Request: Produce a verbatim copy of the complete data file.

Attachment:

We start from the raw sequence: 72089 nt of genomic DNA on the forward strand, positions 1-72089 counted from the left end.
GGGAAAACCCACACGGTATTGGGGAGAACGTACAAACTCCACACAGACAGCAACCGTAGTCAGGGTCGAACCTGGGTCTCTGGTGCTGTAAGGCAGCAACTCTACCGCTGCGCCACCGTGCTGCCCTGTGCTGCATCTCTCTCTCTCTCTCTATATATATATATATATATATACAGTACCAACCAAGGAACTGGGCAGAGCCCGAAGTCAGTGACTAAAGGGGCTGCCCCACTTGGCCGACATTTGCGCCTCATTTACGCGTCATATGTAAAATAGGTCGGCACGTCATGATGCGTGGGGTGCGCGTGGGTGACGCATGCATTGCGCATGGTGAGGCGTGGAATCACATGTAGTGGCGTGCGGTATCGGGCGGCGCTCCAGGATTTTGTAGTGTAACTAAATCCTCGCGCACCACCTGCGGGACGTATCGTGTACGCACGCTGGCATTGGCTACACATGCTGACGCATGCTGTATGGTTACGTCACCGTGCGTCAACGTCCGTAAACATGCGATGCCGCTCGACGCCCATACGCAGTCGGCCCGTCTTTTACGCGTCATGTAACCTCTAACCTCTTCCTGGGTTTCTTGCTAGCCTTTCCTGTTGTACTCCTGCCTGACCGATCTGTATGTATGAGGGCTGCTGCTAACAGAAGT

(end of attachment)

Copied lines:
We start from the raw sequence: 72089 nt of genomic DNA on the forward strand, positions 1-72089 counted from the left end.
GGGAAAACCCACACGGTATTGGGGAGAACGTACAAACTCCACACAGACAGCAACCGTAGTCAGGGTCGAACCTGGGTCTCTGGTGCTGTAAGGCAGCAACTCTACCGCTGCGCCACCGTGCTGCCCTGTGCTGCATCTCTCTCTCTCTCTCTATATATATATATATATATATACAGTACCAACCAAGGAACTGGGCAGAGCCCGAAGTCAGTGACTAAAGGGGCTGCCCCACTTGGCCGACATTTGCGCCTCATTTACGCGTCATATGTAAAATAGGTCGGCACGTCATGATGCGTGGGGTGCGCGTGGGTGACGCATGCATTGCGCATGGTGAGGCGTGGAATCACATGTAGTGGCGTGCGGTATCGGGCGGCGCTCCAGGATTTTGTAGTGTAACTAAATCCTCGCGCACCACCTGCGGGACGTATCGTGTACGCACGCTGGCATTGGCTACACATGCTGACGCATGCTGTATGGTTACGTCACCGTGCGTCAACGTCCGTAAACATGCGATGCCGCTCGACGCCCATACGCAGTCGGCCCGTCTTTTACGCGTCATGTAACCTCTAACCTCTTCCTGGGTTTCTTGCTAGCCTTTCCTGTTGTACTCCTGCCTGACCGATCTGTATGTATGAGGGCTGCTGCTAACAGAAGT